Local ablation vs. resection for the treatment of hepatocellular carcinoma

Authors

  • Jia-Horng Kao,

    1. Division of Gastroenterology, Department of Internal Medicine, National Taiwan University Hospital and National Taiwan University College of Medicine, Taipei, Taiwan
    2. Graduate Institute of Clinical Medicine, National Taiwan University Hospital and National Taiwan University College of Medicine, Taipei, Taiwan
    3. Hepatitis Research Center, National Taiwan University Hospital and National Taiwan University College of Medicine, Taipei, Taiwan
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  • Ding-Shinn Chen

    1. Division of Gastroenterology, Department of Internal Medicine, National Taiwan University Hospital and National Taiwan University College of Medicine, Taipei, Taiwan
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  • Potential conflict of interest: Nothing to report.

Local Ablation Vs. Resection for the Treatment of Hepatocellular Carcinoma

To the Editor:

We read with great interest and enthusiasm the AASLD practice guidelines, “Management of Hepatocellular Carcinoma” where the current status of surveillance for hepatocellular carcinoma (HCC) as well as diagnosis, staging, and treatment of patients with HCC was comprehensively reviewed.1 Specific evidence supporting recommendations were provided and areas requiring active research noted. In the treatment section regarding percutaneous ablation, we concurred this is the best treatment option for patients with early stage HCC who are not suitable for resection or transplantation. Nevertheless, the statement that there are no randomized controlled trials (RCT) comparing local ablation to resection may be somewhat misleading and thus needs clarification.

In Taiwan where chronic viral hepatitis and HCC are endemic,2 we have conducted a prospective study to compare tumor recurrence and survival among patients with small HCC after surgical resection or percutaneous ethanol injection therapy.3 In this study, a total of 76 eligible patients were randomly assigned to two groups based on treatment. By using Cox regression model and Kaplan-Meier survival analysis, our results showed no statistical significance for tumor recurrence and a similar survival benefit between the two treatment groups. Although the number of patients in this study is relatively small, our observations clearly imply that percutaneous ethanol injection therapy appears to be as safe and effective as surgical resection, and both treatments can be considered first-line therapeutic options for small HCC. With these encouraging results, further larger prospective randomized controlled studies are awaited to compare other local ablation modalities (radiofrequency, microwave, laser or cryotherapy) with surgical resection for the treatment of small HCC.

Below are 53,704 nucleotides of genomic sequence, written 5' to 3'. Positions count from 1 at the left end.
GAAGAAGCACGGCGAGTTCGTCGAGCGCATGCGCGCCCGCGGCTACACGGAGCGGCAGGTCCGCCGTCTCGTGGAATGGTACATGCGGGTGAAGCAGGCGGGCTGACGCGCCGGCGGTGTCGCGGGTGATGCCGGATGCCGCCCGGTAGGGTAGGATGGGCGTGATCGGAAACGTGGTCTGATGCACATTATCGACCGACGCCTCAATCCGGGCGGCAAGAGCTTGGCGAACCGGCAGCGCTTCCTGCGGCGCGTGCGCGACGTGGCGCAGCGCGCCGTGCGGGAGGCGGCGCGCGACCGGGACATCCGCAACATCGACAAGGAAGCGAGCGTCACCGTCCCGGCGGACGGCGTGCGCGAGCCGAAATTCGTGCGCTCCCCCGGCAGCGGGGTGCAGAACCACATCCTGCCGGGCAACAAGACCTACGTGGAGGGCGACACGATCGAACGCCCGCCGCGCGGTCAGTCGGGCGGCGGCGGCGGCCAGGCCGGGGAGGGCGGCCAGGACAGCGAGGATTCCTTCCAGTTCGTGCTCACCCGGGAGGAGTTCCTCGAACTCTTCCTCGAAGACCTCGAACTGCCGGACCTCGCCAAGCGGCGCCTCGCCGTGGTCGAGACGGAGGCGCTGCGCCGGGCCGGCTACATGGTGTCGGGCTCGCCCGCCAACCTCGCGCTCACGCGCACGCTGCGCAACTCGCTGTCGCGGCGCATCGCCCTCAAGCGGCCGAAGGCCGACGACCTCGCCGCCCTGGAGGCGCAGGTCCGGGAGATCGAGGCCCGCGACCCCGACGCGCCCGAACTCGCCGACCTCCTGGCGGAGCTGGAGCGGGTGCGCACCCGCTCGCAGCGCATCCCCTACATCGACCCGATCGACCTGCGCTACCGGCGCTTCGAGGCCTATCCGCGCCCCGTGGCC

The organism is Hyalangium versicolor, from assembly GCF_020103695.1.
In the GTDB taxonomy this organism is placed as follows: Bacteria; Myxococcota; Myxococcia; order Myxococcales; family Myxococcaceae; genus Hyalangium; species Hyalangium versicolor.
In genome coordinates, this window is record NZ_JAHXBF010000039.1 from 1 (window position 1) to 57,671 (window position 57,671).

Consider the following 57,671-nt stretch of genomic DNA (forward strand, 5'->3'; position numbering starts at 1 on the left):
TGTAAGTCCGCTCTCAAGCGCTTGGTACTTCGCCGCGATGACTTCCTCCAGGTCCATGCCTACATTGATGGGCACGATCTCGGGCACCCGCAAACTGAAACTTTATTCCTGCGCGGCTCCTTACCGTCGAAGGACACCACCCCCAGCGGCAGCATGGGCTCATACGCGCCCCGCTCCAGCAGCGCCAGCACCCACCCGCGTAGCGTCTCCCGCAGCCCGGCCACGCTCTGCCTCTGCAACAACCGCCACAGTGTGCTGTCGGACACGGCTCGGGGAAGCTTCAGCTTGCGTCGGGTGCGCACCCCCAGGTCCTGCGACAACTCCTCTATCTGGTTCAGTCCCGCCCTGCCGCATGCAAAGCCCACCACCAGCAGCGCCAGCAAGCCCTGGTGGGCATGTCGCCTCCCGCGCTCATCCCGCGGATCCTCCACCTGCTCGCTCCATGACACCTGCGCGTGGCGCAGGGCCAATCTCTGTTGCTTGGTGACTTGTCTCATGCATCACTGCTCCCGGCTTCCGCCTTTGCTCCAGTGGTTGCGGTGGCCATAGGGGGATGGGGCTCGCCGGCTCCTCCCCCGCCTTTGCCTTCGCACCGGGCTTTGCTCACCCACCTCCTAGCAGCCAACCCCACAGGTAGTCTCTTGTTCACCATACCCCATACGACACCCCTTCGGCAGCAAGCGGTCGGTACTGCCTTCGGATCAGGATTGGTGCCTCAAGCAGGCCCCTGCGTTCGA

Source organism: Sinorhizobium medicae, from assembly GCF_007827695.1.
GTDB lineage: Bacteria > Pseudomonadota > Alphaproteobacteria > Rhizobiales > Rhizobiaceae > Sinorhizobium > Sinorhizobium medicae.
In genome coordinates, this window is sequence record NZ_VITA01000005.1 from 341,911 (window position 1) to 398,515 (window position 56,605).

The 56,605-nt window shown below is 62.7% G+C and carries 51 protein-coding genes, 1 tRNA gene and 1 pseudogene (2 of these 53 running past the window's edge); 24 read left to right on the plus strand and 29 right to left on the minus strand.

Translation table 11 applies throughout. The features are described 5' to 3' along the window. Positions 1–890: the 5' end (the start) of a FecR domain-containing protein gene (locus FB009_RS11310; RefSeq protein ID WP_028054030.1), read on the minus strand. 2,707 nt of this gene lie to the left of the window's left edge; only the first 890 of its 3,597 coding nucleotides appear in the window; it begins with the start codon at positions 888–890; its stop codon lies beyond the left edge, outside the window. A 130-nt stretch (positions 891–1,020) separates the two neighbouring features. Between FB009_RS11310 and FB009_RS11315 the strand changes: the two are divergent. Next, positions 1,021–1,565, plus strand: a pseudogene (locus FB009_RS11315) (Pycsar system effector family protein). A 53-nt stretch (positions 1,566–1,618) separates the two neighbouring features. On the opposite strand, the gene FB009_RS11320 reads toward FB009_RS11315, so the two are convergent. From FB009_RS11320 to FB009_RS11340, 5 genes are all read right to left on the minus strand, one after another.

Jia-Horng Kao* † ‡, Ding-Shinn Chen*, * Division of Gastroenterology, Department of Internal Medicine, National Taiwan University Hospital and National Taiwan University College of Medicine, Taipei, Taiwan, † Graduate Institute of Clinical Medicine, National Taiwan University Hospital and National Taiwan University College of Medicine, Taipei, Taiwan, ‡ Hepatitis Research Center, National Taiwan University Hospital and National Taiwan University College of Medicine, Taipei, Taiwan.

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